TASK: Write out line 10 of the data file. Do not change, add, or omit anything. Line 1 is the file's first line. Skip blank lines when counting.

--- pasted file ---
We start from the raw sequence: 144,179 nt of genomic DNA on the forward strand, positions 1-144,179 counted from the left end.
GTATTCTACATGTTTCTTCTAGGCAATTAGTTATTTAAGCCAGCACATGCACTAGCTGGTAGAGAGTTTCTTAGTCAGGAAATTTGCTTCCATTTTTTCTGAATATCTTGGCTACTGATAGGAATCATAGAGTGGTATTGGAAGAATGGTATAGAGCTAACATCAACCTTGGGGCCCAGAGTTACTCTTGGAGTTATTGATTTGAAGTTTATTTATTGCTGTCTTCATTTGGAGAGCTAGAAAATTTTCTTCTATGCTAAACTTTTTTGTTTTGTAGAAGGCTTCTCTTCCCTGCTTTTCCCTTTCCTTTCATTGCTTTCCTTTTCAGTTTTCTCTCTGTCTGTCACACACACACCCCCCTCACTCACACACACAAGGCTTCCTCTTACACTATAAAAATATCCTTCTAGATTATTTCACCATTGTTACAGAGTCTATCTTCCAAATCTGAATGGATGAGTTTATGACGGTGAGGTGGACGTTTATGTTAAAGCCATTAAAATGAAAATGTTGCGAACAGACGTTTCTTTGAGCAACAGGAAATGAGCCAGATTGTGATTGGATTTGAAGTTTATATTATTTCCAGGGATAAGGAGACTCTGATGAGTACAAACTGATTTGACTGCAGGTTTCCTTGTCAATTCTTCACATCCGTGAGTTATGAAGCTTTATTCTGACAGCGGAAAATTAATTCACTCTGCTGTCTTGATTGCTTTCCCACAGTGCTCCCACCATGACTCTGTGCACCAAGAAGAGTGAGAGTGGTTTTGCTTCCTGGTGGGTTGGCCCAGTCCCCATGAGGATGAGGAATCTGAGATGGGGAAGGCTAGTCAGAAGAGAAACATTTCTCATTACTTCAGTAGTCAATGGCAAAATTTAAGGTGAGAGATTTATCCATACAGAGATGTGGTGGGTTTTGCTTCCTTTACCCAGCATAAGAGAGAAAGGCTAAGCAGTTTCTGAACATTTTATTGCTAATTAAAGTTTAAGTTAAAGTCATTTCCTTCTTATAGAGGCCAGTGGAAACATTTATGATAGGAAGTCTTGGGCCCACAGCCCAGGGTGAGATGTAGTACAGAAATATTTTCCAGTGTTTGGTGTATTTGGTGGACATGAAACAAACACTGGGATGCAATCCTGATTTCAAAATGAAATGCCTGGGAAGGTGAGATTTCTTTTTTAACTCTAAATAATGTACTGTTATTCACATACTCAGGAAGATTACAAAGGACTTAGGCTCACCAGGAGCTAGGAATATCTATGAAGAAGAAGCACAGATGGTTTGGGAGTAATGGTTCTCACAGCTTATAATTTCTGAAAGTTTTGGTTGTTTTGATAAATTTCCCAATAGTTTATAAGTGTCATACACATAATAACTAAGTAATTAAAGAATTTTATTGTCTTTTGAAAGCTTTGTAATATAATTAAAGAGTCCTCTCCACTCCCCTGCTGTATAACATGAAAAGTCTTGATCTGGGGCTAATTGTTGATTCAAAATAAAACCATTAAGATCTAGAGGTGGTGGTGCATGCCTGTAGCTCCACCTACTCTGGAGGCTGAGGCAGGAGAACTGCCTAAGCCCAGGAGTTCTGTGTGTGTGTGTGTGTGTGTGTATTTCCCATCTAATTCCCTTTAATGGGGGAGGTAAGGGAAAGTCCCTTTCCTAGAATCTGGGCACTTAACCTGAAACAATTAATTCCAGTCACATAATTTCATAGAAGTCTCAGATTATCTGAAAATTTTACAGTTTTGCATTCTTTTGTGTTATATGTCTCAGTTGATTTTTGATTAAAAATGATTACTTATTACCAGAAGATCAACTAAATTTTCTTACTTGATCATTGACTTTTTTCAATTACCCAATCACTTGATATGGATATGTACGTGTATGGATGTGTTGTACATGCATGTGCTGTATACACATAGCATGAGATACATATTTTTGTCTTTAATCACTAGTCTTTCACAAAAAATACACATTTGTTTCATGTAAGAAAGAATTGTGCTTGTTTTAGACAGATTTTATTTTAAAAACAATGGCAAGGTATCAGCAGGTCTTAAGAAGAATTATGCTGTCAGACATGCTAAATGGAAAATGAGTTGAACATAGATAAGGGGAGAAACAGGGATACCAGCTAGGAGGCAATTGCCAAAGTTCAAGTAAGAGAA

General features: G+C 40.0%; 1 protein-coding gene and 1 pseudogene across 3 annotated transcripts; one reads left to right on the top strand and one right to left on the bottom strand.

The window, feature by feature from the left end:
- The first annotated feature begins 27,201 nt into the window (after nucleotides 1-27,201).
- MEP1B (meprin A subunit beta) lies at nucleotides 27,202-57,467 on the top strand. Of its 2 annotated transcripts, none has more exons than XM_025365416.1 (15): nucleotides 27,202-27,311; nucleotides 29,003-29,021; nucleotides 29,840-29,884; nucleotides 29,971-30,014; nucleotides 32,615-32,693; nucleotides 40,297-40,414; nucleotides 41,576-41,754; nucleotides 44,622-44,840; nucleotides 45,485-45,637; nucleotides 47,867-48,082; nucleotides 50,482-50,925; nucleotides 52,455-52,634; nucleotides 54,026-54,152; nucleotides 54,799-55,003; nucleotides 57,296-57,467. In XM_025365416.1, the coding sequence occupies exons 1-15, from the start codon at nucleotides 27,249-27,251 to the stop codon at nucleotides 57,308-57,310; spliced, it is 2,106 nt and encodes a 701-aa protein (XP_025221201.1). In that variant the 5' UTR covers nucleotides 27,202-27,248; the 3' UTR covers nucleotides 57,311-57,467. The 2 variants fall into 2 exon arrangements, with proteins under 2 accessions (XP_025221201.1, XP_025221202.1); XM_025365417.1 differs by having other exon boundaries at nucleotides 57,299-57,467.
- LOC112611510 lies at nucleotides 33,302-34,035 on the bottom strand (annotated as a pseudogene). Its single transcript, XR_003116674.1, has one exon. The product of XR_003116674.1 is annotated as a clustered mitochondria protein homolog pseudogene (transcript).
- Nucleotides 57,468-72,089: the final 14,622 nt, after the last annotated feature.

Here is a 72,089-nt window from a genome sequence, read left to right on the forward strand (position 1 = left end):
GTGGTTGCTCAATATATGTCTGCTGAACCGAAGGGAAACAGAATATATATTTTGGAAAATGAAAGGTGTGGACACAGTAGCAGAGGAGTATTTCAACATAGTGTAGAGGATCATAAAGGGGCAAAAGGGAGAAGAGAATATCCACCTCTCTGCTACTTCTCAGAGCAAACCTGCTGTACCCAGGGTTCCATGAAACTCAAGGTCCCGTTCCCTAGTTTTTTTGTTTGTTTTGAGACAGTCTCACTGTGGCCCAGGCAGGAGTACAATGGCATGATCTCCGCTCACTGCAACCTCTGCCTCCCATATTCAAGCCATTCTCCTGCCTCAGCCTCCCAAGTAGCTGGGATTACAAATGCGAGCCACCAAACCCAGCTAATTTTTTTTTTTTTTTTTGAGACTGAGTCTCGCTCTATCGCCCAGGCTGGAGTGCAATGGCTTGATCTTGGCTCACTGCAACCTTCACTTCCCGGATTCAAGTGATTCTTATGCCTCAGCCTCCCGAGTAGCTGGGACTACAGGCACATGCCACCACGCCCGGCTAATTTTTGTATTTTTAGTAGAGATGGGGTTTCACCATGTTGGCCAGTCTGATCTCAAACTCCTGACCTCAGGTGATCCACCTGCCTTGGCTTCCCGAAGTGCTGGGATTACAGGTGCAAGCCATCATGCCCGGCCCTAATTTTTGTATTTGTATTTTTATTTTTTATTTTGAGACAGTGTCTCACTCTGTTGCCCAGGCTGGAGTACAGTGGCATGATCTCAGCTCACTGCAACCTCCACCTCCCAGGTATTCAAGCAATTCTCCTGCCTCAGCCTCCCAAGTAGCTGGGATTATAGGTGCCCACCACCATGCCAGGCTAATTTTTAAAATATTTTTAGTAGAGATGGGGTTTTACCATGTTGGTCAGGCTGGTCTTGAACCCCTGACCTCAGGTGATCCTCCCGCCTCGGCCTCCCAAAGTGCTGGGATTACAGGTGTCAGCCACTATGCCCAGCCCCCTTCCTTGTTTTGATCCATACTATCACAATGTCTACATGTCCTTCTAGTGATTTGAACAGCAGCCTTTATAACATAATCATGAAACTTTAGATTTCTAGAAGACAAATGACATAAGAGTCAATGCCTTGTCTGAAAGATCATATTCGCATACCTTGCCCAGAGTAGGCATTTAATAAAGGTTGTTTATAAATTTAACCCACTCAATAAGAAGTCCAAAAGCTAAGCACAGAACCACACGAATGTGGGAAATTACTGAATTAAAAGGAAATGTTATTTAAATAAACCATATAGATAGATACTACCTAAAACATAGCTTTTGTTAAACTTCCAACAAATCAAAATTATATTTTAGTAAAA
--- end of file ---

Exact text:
GTGGTTGCTCAATATATGTCTGCTGAACCGAAGGGAAACAGAATATATATTTTGGAAAATGAAAGGTGTGGACACAGTAGCAGAGGAGTATTTCAACATAGTGTAGAGGATCATAAAGGGGCAAAAGGGAGAAGAGAATATCCACCTCTCTGCTACTTCTCAGAGCAAACCTGCTGTACCCAGGGTTCCATGAAACTCAAGGTCCCGTTCCCTAGTTTTTTTGTTTGTTTTGAGACAGTCTCACTGTGGCCCAGGCAGGAGTACAATGGCATGATCTCCGCTCACTGCAACCTCTGCCTCCCATATTCAAGCCATTCTCCTGCCTCAGCCTCCCAAGTAGCTGGGATTACAAATGCGAGCCACCAAACCCAGCTAATTTTTTTTTTTTTTTTTGAGACTGAGTCTCGCTCTATCGCCCAGGCTGGAGTGCAATGGCTTGATCTTGGCTCACTGCAACCTTCACTTCCCGGATTCAAGTGATTCTTATGCCTCAGCCTCCCGAGTAGCTGGGACTACAGGCACATGCCACCACGCCCGGCTAATTTTTGTATTTTTAGTAGAGATGGGGTTTCACCATGTTGGCCAGTCTGATCTCAAACTCCTGACCTCAGGTGATCCACCTGCCTTGGCTTCCCGAAGTGCTGGGATTACAGGTGCAAGCCATCATGCCCGGCCCTAATTTTTGTATTTGTATTTTTATTTTTTATTTTGAGACAGTGTCTCACTCTGTTGCCCAGGCTGGAGTACAGTGGCATGATCTCAGCTCACTGCAACCTCCACCTCCCAGGTATTCAAGCAATTCTCCTGCCTCAGCCTCCCAAGTAGCTGGGATTATAGGTGCCCACCACCATGCCAGGCTAATTTTTAAAATATTTTTAGTAGAGATGGGGTTTTACCATGTTGGTCAGGCTGGTCTTGAACCCCTGACCTCAGGTGATCCTCCCGCCTCGGCCTCCCAAAGTGCTGGGATTACAGGTGTCAGCCACTATGCCCAGCCCCCTTCCTTGTTTTGATCCATACTATCACAATGTCTACATGTCCTTCTAGTGATTTGAACAGCAGCCTTTATAACATAATCATGAAACTTTAGATTTCTAGAAGACAAATGACATAAGAGTCAATGCCTTGTCTGAAAGATCATATTCGCATACCTTGCCCAGAGTAGGCATTTAATAAAGGTTGTTTATAAATTTAACCCACTCAATAAGAAGTCCAAAAGCTAAGCACAGAACCACACGAATGTGGGAAATTACTGAATTAAAAGGAAATGTTATTTAAATAAACCATATAGATAGATACTACCTAAAACATAGCTTTTGTTAAACTTCCAACAAATCAAAATTATATTTTAGTAAAA